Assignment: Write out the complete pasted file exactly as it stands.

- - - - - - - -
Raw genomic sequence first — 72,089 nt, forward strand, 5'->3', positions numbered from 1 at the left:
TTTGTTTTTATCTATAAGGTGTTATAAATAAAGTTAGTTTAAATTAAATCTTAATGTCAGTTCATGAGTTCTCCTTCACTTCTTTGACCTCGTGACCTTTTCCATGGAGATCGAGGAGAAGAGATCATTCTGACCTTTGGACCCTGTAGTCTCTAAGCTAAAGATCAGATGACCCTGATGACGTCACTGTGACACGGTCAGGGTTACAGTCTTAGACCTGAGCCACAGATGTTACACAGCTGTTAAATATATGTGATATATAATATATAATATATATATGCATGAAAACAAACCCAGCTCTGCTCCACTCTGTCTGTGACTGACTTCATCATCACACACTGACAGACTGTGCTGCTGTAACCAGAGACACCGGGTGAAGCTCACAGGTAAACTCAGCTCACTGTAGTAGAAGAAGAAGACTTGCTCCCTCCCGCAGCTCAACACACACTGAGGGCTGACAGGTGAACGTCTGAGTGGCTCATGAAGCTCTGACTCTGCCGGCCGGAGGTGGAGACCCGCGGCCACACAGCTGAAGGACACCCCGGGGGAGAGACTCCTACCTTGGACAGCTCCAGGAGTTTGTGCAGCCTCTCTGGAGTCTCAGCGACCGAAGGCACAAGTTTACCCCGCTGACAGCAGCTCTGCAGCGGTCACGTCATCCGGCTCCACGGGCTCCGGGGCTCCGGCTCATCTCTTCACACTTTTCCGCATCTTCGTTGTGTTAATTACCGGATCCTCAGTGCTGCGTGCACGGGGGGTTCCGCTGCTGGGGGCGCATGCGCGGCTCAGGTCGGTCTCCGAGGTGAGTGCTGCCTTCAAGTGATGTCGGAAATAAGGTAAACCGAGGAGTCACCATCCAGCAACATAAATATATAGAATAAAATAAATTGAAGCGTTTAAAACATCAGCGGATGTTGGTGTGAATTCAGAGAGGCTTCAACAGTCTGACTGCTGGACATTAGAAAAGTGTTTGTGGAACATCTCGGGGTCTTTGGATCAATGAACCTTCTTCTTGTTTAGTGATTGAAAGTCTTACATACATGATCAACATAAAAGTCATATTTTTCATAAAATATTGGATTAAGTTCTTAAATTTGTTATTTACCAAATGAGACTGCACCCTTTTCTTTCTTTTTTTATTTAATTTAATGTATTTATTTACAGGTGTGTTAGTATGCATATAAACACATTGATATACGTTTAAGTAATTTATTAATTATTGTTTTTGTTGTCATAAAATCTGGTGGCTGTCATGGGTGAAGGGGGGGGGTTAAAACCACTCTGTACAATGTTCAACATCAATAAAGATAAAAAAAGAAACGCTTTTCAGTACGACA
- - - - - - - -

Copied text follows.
Raw genomic sequence first — 72,089 nt, forward strand, 5'->3', positions numbered from 1 at the left:
TTTGTTTTTATCTATAAGGTGTTATAAATAAAGTTAGTTTAAATTAAATCTTAATGTCAGTTCATGAGTTCTCCTTCACTTCTTTGACCTCGTGACCTTTTCCATGGAGATCGAGGAGAAGAGATCATTCTGACCTTTGGACCCTGTAGTCTCTAAGCTAAAGATCAGATGACCCTGATGACGTCACTGTGACACGGTCAGGGTTACAGTCTTAGACCTGAGCCACAGATGTTACACAGCTGTTAAATATATGTGATATATAATATATAATATATATATGCATGAAAACAAACCCAGCTCTGCTCCACTCTGTCTGTGACTGACTTCATCATCACACACTGACAGACTGTGCTGCTGTAACCAGAGACACCGGGTGAAGCTCACAGGTAAACTCAGCTCACTGTAGTAGAAGAAGAAGACTTGCTCCCTCCCGCAGCTCAACACACACTGAGGGCTGACAGGTGAACGTCTGAGTGGCTCATGAAGCTCTGACTCTGCCGGCCGGAGGTGGAGACCCGCGGCCACACAGCTGAAGGACACCCCGGGGGAGAGACTCCTACCTTGGACAGCTCCAGGAGTTTGTGCAGCCTCTCTGGAGTCTCAGCGACCGAAGGCACAAGTTTACCCCGCTGACAGCAGCTCTGCAGCGGTCACGTCATCCGGCTCCACGGGCTCCGGGGCTCCGGCTCATCTCTTCACACTTTTCCGCATCTTCGTTGTGTTAATTACCGGATCCTCAGTGCTGCGTGCACGGGGGGTTCCGCTGCTGGGGGCGCATGCGCGGCTCAGGTCGGTCTCCGAGGTGAGTGCTGCCTTCAAGTGATGTCGGAAATAAGGTAAACCGAGGAGTCACCATCCAGCAACATAAATATATAGAATAAAATAAATTGAAGCGTTTAAAACATCAGCGGATGTTGGTGTGAATTCAGAGAGGCTTCAACAGTCTGACTGCTGGACATTAGAAAAGTGTTTGTGGAACATCTCGGGGTCTTTGGATCAATGAACCTTCTTCTTGTTTAGTGATTGAAAGTCTTACATACATGATCAACATAAAAGTCATATTTTTCATAAAATATTGGATTAAGTTCTTAAATTTGTTATTTACCAAATGAGACTGCACCCTTTTCTTTCTTTTTTTATTTAATTTAATGTATTTATTTACAGGTGTGTTAGTATGCATATAAACACATTGATATACGTTTAAGTAATTTATTAATTATTGTTTTTGTTGTCATAAAATCTGGTGGCTGTCATGGGTGAAGGGGGGGGGTTAAAACCACTCTGTACAATGTTCAACATCAATAAAGATAAAAAAAGAAACGCTTTTCAGTACGACA